I think YAML is best fit for your case. To my understanding, YAML is the de facto standard format for configuration files that need to be edited by hand. Many programming languages have a library for reading and/or writing YAML. JSON is closely related to YAML, but is little bit less easier to write than YAML, and is used more for communication between web ...


11

It's up to you to define the rules for your app. For instance, you may define that: Whitespace before or after the equality sign is ignored, Whitespace inside the key is forbidden, Whitespace inside the value can be used only if the value is enclosed in quotes, so: say-hello = Hello, World! is forbidden, while: say-hello = "Hello, World!" is allowed, ...


11

Do not use bare strings to record URIs. Most languages have a type for them that handles joining absolute and relative paths automatically, ensuring you never need to sorry about doubled (or missing) slashes. Using this type will save you no end of problems,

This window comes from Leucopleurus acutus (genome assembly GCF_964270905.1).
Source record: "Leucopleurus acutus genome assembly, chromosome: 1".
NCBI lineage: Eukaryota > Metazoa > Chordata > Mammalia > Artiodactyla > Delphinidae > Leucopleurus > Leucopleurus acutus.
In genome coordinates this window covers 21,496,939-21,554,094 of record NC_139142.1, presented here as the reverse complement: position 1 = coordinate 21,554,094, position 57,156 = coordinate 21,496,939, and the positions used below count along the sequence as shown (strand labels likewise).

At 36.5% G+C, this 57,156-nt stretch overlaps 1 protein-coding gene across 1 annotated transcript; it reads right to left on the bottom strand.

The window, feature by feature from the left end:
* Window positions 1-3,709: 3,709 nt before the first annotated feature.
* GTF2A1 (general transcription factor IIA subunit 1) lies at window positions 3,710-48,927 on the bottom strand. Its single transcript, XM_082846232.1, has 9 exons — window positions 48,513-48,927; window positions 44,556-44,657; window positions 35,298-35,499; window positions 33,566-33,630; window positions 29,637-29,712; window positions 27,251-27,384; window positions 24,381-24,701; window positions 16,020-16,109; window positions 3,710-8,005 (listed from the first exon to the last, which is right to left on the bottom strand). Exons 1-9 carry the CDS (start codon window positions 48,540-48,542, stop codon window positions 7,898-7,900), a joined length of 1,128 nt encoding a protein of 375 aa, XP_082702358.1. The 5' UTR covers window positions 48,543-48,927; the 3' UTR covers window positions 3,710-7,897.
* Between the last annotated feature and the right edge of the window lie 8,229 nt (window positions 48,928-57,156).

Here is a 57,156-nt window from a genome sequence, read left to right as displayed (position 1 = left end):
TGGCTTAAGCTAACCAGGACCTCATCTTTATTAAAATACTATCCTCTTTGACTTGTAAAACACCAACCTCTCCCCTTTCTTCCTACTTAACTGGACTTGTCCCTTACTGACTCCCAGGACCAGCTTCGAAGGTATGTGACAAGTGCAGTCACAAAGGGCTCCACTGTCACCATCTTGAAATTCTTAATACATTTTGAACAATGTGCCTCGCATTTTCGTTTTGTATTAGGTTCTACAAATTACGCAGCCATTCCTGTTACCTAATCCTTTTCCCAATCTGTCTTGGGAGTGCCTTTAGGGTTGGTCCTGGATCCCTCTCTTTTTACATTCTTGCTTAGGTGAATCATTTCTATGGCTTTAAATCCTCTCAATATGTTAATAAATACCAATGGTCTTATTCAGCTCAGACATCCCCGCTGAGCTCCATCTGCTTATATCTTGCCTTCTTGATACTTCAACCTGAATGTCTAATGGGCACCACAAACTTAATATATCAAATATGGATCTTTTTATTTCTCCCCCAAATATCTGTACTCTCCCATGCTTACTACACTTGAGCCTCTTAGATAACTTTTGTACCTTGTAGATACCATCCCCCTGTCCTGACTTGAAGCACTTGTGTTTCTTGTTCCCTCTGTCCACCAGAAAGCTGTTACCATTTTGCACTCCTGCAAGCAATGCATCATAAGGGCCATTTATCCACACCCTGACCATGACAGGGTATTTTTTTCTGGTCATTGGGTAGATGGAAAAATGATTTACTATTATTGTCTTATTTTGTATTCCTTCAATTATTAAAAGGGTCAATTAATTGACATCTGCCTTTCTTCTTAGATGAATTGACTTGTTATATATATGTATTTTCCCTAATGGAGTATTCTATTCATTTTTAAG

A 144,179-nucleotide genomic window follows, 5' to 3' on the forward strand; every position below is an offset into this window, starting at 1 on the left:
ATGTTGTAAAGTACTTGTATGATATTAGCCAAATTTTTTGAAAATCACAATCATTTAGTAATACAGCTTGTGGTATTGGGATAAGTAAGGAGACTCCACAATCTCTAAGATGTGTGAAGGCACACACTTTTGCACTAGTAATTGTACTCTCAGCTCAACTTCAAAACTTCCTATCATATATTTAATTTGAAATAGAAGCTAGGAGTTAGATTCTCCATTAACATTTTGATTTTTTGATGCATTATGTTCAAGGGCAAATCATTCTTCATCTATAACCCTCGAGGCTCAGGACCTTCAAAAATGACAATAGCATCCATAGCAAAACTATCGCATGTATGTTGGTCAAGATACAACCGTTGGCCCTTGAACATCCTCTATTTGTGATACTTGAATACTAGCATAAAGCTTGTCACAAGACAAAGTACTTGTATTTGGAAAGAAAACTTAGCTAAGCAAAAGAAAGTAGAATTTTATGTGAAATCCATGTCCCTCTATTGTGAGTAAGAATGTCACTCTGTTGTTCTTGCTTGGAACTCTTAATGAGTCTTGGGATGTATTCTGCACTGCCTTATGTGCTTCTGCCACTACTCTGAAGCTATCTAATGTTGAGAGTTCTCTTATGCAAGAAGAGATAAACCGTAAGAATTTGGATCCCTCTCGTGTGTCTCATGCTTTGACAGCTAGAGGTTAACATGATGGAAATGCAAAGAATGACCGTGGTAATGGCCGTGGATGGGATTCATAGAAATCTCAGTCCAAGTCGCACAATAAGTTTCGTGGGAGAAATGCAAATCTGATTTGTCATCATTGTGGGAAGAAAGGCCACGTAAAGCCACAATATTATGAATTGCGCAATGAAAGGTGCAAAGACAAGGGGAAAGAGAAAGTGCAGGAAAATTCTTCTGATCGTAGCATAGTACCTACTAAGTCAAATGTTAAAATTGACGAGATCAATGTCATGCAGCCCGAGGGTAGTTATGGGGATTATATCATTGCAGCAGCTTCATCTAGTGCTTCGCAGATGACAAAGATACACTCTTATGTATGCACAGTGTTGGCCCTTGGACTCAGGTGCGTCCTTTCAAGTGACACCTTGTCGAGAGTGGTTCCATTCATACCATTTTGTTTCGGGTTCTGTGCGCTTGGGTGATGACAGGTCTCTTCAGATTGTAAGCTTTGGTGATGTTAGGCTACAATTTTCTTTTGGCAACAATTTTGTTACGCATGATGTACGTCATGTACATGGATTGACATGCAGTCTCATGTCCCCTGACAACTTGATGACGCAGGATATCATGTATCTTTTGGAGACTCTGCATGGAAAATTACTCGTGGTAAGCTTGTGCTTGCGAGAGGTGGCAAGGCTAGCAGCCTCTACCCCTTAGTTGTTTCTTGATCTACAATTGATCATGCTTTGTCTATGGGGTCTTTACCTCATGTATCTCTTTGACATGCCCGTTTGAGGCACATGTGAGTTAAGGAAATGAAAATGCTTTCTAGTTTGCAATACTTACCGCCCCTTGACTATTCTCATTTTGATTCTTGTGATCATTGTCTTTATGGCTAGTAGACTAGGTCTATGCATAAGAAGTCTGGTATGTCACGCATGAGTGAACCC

11

It seems to me that the simplest solution is to make your version header unambiguous and make sure that the old format can never look like it has a format header, you simply look for it. If it's not there you assume it's the old style and try to find it from the middle. There might also be things in the beginning of the old format that can clue you in. ...


10

If your team find email disruptive or tune it out, something is wrong (they've set their notifications to be too in-your-face, or they're getting too many private emails, or they haven't set up filters/triggers properly). Email is, in my opinion, the perfect tool for this. Set it up right and it will serve its purpose. You could do something silly and ...


10

When there are a lot of sub-classes of a class which don't differ at all in their behavior (method implementations) and only differ in their values, it is often a good idea to represent them all with one class and read their previously hard-coded values from a configuration file, database table or other data source. To add a new sensor type, you would then ...


9